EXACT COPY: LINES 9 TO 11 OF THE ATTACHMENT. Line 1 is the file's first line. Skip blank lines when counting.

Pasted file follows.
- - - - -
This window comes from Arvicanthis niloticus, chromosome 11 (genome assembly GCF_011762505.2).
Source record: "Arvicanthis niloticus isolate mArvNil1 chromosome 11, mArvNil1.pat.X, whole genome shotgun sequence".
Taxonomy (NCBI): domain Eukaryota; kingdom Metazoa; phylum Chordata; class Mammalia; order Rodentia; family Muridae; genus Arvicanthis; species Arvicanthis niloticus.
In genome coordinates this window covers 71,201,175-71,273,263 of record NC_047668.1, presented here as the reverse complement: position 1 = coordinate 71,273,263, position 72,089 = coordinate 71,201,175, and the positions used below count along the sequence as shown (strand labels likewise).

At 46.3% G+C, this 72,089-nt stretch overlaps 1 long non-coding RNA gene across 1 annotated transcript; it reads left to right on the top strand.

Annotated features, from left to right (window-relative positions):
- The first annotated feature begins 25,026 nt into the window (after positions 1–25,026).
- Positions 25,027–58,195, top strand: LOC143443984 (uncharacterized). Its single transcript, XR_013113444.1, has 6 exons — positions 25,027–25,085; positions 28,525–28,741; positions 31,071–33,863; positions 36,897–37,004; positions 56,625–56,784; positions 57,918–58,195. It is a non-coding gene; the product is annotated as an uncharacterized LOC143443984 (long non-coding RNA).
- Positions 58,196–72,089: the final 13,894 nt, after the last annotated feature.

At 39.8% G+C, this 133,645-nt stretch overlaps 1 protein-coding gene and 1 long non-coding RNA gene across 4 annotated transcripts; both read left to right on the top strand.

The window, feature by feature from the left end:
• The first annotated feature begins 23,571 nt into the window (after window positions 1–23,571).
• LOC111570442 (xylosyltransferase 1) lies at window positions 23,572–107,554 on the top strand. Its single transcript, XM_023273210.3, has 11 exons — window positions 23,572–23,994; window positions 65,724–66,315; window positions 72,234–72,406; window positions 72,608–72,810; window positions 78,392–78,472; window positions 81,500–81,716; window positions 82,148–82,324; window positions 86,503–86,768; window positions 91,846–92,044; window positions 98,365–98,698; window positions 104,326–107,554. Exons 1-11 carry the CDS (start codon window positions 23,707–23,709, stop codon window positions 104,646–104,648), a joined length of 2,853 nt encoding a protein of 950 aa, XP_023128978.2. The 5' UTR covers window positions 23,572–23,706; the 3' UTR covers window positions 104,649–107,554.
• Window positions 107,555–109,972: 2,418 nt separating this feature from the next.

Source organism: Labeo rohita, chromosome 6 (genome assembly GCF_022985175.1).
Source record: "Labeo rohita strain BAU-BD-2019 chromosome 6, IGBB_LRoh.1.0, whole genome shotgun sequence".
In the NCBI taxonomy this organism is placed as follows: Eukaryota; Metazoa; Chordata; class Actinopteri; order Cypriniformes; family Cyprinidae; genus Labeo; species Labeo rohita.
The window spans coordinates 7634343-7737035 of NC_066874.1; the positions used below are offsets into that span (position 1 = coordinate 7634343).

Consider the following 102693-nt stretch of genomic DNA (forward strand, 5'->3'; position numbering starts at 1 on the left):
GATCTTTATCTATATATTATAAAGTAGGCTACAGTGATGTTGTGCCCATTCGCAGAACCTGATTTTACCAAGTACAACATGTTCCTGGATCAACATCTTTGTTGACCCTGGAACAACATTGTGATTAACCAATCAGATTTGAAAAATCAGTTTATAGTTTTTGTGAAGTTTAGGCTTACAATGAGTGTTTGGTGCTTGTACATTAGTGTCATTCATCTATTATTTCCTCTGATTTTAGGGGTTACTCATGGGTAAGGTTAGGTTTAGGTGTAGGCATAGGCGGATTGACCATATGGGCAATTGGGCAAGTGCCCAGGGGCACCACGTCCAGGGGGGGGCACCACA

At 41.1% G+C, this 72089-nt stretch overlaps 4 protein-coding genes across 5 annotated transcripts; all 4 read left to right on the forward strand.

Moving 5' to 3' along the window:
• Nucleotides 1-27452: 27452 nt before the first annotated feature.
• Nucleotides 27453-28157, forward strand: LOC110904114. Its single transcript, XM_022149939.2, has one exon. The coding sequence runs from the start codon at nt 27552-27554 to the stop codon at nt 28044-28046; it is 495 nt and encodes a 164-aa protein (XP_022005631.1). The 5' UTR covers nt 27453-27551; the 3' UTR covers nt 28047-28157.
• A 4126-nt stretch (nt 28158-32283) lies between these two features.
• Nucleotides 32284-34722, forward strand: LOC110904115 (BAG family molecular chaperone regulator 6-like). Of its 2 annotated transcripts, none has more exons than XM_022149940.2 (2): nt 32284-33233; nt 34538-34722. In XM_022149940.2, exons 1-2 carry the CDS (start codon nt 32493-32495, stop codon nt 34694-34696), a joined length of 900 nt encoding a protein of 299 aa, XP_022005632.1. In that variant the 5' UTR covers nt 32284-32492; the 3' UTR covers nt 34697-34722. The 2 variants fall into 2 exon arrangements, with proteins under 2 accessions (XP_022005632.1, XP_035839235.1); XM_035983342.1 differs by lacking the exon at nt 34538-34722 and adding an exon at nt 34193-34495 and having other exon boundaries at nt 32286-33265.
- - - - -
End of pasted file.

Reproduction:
- Positions 58,196–72,089: the final 13,894 nt, after the last annotated feature.

At 39.8% G+C, this 133,645-nt stretch overlaps 1 protein-coding gene and 1 long non-coding RNA gene across 4 annotated transcripts; both read left to right on the top strand.

The window, feature by feature from the left end: